Mayor Lori Lightfoot, along with the Chicago Department of Public Health (CDPH), recently announced the “Protecting Chicago” framework that the city will use to guide Chicago’s reopening process amid COVID-19.
The framework – organized into five phases in alignment with the State of Illinois’ “Restore Illinois” plan – will advise Chicagoans on how to safely exit from shelter-in-place while continuing to prioritize the health of the most vulnerable residents.
“Throughout the COVID-19 crisis, we have been committed to basing our decisions on the science and data related to this disease and communicating our actions to the public in an open and transparent way,” explained Lightfoot.
“Though we still have a way to go before we can begin reopening our city, when the time comes, that reopening will follow our thoughtful, data-driven process aimed at ensuring all our residents and businesses are informed and supported every step of the way.”
The framework lays out how the city is thinking about reopening, and the details for each phase are being informed by economic and health data, and a combination of input from industry working groups, health experts and the public.
As part of the reopening strategy, the city is soliciting public input to gauge sentiment on shelter-in-place and ensure the reopening is phased in a way that eases concerns that residents may have.
To provide feedback, residents can visit https://www.chicago.gov/coronavirus/reopeningsurvey to complete a short survey.
The “Protecting Chicago” framework consists of five phases, and Chicago has already transitioned from phase one (Strict Stay-at-Home) to phase two (Stay-at-Home).
Commissioner of the Chicago Department of Public Health, Allison Arwady, M.D. commented, “While our goal is to get as many people back to work as quickly and safely as possible, we will keep data and science as the north stars of this work, as we have throughout the COVID-19 pandemic.” She noted further, “We also recognize that some populations and families are suffering more than others in this crisis, and we are taking that into consideration.”
The specific health criteria for transition between the latter phases will be established and released over the coming weeks to ensure the city is open and responsive to new data and information as it arises.
In addition to determining the health-based metrics to move from one phase to the next, the city is actively determining the appropriate sequencing of reopening businesses and public services – taking into consideration both economic enablers such as transportation and childcare concerns, as well as keeping an eye towards economically disadvantaged populations.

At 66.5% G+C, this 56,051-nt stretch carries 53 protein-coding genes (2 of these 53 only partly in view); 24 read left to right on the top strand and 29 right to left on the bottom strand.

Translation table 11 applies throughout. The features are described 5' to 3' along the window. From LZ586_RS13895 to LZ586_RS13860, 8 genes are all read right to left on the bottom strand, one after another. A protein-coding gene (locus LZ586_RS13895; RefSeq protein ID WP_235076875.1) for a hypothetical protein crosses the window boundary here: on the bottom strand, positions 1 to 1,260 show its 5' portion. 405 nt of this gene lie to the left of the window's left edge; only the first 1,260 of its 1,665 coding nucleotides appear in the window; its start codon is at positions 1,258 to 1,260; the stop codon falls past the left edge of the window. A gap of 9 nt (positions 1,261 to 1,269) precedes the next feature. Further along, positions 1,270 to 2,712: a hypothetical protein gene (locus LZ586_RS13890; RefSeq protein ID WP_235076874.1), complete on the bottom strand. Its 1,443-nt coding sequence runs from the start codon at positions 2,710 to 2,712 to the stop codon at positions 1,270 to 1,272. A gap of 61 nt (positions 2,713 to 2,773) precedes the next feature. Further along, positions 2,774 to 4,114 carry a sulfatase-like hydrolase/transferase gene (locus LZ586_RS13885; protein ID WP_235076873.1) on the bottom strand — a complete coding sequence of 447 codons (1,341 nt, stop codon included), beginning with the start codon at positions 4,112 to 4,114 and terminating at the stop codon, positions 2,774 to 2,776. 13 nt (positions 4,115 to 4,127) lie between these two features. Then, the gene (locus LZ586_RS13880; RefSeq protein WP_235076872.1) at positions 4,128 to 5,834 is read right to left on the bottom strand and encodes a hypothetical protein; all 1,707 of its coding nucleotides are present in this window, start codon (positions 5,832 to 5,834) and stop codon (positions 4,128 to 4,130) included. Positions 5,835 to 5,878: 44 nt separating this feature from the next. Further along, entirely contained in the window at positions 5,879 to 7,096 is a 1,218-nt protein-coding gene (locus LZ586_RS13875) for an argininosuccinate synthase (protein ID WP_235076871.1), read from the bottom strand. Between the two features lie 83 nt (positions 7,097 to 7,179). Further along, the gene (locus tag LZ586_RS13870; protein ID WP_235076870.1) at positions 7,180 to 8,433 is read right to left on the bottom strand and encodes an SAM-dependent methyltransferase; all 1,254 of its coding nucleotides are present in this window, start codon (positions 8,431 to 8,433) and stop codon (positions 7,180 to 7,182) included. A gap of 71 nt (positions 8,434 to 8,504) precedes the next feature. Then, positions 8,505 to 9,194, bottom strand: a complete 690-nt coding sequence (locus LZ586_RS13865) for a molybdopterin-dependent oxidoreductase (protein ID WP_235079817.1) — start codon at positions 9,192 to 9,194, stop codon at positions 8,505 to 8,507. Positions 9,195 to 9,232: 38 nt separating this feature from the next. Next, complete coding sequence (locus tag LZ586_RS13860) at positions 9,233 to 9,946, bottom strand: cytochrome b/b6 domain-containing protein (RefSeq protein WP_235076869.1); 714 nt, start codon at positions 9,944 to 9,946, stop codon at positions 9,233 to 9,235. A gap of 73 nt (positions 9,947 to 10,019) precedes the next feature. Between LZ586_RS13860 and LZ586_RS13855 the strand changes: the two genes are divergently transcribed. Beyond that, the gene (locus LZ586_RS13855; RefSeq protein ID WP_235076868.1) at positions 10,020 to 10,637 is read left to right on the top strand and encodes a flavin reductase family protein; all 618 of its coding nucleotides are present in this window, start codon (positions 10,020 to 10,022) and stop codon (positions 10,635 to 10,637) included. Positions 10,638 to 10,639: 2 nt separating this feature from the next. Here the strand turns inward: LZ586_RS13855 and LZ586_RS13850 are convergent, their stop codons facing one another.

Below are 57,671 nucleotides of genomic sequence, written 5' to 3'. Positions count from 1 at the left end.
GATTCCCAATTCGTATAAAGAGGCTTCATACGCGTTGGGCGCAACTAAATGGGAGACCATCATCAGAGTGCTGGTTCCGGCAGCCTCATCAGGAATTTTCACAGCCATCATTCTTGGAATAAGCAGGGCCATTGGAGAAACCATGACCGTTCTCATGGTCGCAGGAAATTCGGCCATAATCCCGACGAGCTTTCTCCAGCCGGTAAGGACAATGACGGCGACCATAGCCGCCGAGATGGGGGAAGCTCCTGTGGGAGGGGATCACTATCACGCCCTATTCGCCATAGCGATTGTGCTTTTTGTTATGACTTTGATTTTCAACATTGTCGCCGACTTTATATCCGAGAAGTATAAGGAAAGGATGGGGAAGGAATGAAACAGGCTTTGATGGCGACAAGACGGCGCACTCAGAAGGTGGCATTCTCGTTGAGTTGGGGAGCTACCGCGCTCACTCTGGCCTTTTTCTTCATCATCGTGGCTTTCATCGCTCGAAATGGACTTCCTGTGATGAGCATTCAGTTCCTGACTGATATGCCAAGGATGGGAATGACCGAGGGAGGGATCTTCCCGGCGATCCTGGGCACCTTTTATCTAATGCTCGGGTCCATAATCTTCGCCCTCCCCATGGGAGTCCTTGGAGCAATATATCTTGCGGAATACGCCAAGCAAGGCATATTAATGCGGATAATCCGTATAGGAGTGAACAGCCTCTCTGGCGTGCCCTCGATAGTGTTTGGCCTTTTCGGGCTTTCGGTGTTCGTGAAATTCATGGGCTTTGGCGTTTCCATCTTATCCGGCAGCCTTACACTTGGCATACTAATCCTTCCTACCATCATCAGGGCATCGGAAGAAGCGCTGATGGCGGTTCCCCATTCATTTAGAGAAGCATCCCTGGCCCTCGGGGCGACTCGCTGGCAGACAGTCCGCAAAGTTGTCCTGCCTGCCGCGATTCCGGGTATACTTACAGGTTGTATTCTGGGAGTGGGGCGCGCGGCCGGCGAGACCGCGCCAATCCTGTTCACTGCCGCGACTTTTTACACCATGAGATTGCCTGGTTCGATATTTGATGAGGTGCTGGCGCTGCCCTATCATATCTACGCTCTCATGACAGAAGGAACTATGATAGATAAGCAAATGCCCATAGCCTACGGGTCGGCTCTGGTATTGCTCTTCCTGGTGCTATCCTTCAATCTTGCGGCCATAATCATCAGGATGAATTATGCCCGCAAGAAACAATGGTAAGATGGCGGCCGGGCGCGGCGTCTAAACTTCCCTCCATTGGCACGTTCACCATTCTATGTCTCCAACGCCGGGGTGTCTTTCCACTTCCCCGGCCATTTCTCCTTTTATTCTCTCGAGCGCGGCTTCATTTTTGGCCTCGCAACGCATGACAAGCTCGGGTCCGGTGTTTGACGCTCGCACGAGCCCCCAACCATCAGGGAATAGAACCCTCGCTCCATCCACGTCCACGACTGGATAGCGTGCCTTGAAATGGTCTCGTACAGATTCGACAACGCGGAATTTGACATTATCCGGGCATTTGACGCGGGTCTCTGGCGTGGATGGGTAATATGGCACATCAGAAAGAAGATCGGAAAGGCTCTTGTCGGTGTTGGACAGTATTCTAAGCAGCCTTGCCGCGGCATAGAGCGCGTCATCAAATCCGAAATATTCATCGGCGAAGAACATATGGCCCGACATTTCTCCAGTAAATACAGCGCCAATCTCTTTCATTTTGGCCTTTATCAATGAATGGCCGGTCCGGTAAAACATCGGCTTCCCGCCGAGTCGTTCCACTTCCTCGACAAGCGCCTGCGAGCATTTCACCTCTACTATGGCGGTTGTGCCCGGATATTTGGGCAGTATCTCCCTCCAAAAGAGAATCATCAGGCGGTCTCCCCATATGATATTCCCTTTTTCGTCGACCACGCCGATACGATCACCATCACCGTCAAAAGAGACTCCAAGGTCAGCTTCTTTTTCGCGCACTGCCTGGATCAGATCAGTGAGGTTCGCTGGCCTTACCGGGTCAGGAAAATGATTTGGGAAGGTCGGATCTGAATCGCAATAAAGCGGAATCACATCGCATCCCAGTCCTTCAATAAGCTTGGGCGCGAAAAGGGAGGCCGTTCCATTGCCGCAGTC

The city is working with industry-led working groups, with input from community-based organizations, to determine guidance for businesses when they do begin to reopen.
This guidance will be developed around three key areas including healthy interactions for workers and customers, safe spaces and working conditions, and operations and monitoring.
Sources say while the city will be working to move forward in this approach towards the final phase (Protect), Lightfoot and Arwady are assessing the city’s preparedness every day in hopes there will be no need to move backwards along this path.
“As we set our sights on safely reopening Chicago’s economy, we applaud Mayor Lightfoot for assembling a task force representing multiple industries to provide recommendations and best practices,” noted Sam Toia, President and CEO, Illinois Restaurant Association.
“I am honored to lead the working team for the food and beverage sector, as restaurants and bars are the cornerstones of our 77 communities. Under Mayor Lightfoot’s leadership and with this joint effort between civic, business and community stakeholders, we look forward to getting everyone back to work safely.”
As part of the city’s larger efforts to be prepared for the reopening of the city, on April 23, Lightfoot announced the creation of the COVID-19 Recovery Taskforce to advise city government as economic recovery planning efforts get underway in the wake of COVID-19.
The taskforce is co-chaired by Lightfoot and former White House Chief of Staff Sam Skinner and led by a group of industry experts, regional government leaders, community-based partners, and policymakers.
It is said these leaders are providing critical insights to help Lightfoot as her administration works to balance a robust health response with a strategic economic response that addresses the unique challenges presented by COVID-19.